John Wayne’s Co-Star Chris Mitchum Talks Working With Duke’s Sons

by Josh Lanier
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Chris Mitchum said John Wayne looked 20 feet tall when they worked together on iconic western Big Jake. The actor and screenwriter played The Duke’s son in the movie. John Wayne’s real son Patrick Wayne also played the star’s progeny along with his brother Ethan, who portrayed JW’s grandson in the film.

Several of John Wayne’s seven children followed him into the entertainment business, and he loved working with them. He spent much of his life on a movie set, so it doubled as family time.

Chris Mitchum said The Duke was the father of the western, as well. He realized how much impact Wayne had on the genre when they filmed Big Jake, he told A Word on Westerns. Director George Sherman often looked to Wayne for advice throughout the production and always did “what Duke told him to.”

“I’d see him off discussing the scene. George was about five feet tall. The Duke is, you know, 20 feet tall, so Duke is talking to him like this,” he said, folding his arms and looking down. “Dick Boone kind of summed it up. He said ‘you know, what we have here is a movie starring John Wayne and 14 people playing John Wayne.’ So he had quite a bit of influence.”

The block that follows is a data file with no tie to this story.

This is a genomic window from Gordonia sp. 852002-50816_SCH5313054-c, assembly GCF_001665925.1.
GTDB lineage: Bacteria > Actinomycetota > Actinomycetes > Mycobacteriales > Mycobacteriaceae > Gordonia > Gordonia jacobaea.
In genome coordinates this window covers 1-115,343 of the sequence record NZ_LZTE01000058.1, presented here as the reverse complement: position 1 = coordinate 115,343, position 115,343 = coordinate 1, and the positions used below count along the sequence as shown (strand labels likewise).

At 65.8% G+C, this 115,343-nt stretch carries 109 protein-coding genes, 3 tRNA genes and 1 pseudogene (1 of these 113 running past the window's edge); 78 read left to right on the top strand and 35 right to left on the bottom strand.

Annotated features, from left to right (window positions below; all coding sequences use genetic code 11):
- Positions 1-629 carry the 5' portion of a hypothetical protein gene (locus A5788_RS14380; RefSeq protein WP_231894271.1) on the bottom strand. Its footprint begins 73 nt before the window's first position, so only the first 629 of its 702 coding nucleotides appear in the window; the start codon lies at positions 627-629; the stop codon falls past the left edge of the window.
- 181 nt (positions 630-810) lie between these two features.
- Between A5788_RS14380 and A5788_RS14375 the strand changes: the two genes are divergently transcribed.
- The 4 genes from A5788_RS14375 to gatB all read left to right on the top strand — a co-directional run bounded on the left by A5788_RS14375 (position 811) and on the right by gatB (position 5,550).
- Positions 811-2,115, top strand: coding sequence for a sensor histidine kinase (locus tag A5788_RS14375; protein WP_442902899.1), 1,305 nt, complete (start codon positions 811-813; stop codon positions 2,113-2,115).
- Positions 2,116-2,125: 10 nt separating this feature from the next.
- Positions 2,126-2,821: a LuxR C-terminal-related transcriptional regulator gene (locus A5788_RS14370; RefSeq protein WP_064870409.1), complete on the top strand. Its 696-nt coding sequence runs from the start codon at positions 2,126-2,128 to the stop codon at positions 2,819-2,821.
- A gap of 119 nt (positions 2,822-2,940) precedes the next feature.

John Wayne’s Son on Trouble Filming Classic Western with His Dad

Patrick Wayne started acting alongside his dad at 11 years old. He said it showed him another side of his legendary father. It taught him how to act on camera and behave while off of it.

He also learned that the glitz and glamour of Hollywood stop at the end of the red carpet. Patrick Wayne explained on The Gritcast, his podcast with his brother and sister about their iconic dad, that filmmaking can be a dirty business. For instance, the 1963 John Wayne comedy Western comedy McLintock! is a fun watch though making it was anything but fun, he remembered.

They filmed the movie in Arizona. The weather went from freezing to boiling in a few hours. It made life on set miserable sometimes, Patrick Wayne said. The movie’s most iconic scene was one of the worst to film.

“We were working in Tucson (Arizona) … the temperature was 85 to 100 every day,” Patrick says on the podcast. “So then we had a sequence we had to do called ‘The mudslide.’ And we were going to be four days on the mudslide. The mudslide was out of Tucson quite a ways. So we stayed in Tombstone. The temperature dropped to 40 degrees. I’m not kidding you. They had to put space heaters in the pond at the bottom of this mudslide hill because it was frozen every morning.”

Patrick shared a hotel room with John Wayne. The location was remote, which meant the accommodations were limited. Even at night, they couldn’t escape the weather.

The linoleum floors and bad insulation kept their room nice and cold, and the single thin blanket made sure they felt it.

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